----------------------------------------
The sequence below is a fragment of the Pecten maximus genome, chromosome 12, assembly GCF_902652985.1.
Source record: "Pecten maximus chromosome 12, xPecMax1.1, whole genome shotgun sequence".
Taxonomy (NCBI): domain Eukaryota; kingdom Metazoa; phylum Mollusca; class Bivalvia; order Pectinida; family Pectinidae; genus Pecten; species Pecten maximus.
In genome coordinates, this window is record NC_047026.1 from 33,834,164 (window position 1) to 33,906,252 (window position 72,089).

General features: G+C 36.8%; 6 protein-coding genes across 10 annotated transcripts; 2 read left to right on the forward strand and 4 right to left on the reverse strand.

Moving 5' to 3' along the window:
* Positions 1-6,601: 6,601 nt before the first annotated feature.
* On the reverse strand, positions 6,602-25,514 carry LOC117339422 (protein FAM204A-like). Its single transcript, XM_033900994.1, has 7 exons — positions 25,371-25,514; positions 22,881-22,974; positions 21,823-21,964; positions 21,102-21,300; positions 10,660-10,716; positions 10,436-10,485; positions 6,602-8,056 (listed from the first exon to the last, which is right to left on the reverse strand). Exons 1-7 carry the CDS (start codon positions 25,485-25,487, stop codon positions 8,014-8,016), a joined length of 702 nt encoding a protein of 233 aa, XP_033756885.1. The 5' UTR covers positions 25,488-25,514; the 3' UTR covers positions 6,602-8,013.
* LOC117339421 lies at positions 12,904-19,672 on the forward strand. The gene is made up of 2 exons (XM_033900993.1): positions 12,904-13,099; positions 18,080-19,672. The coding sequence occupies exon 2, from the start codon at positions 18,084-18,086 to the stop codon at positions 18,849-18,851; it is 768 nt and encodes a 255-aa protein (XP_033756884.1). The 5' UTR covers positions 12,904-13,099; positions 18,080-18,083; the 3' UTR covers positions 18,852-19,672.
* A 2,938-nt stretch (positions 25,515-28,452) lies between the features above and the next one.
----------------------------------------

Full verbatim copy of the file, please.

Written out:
The sequence below is a fragment of the Pecten maximus genome, chromosome 12, assembly GCF_902652985.1.
Source record: "Pecten maximus chromosome 12, xPecMax1.1, whole genome shotgun sequence".
Taxonomy (NCBI): domain Eukaryota; kingdom Metazoa; phylum Mollusca; class Bivalvia; order Pectinida; family Pectinidae; genus Pecten; species Pecten maximus.
In genome coordinates, this window is record NC_047026.1 from 33,834,164 (window position 1) to 33,906,252 (window position 72,089).

General features: G+C 36.8%; 6 protein-coding genes across 10 annotated transcripts; 2 read left to right on the forward strand and 4 right to left on the reverse strand.

Moving 5' to 3' along the window:
* Positions 1-6,601: 6,601 nt before the first annotated feature.
* On the reverse strand, positions 6,602-25,514 carry LOC117339422 (protein FAM204A-like). Its single transcript, XM_033900994.1, has 7 exons — positions 25,371-25,514; positions 22,881-22,974; positions 21,823-21,964; positions 21,102-21,300; positions 10,660-10,716; positions 10,436-10,485; positions 6,602-8,056 (listed from the first exon to the last, which is right to left on the reverse strand). Exons 1-7 carry the CDS (start codon positions 25,485-25,487, stop codon positions 8,014-8,016), a joined length of 702 nt encoding a protein of 233 aa, XP_033756885.1. The 5' UTR covers positions 25,488-25,514; the 3' UTR covers positions 6,602-8,013.
* LOC117339421 lies at positions 12,904-19,672 on the forward strand. The gene is made up of 2 exons (XM_033900993.1): positions 12,904-13,099; positions 18,080-19,672. The coding sequence occupies exon 2, from the start codon at positions 18,084-18,086 to the stop codon at positions 18,849-18,851; it is 768 nt and encodes a 255-aa protein (XP_033756884.1). The 5' UTR covers positions 12,904-13,099; positions 18,080-18,083; the 3' UTR covers positions 18,852-19,672.
* A 2,938-nt stretch (positions 25,515-28,452) lies between the features above and the next one.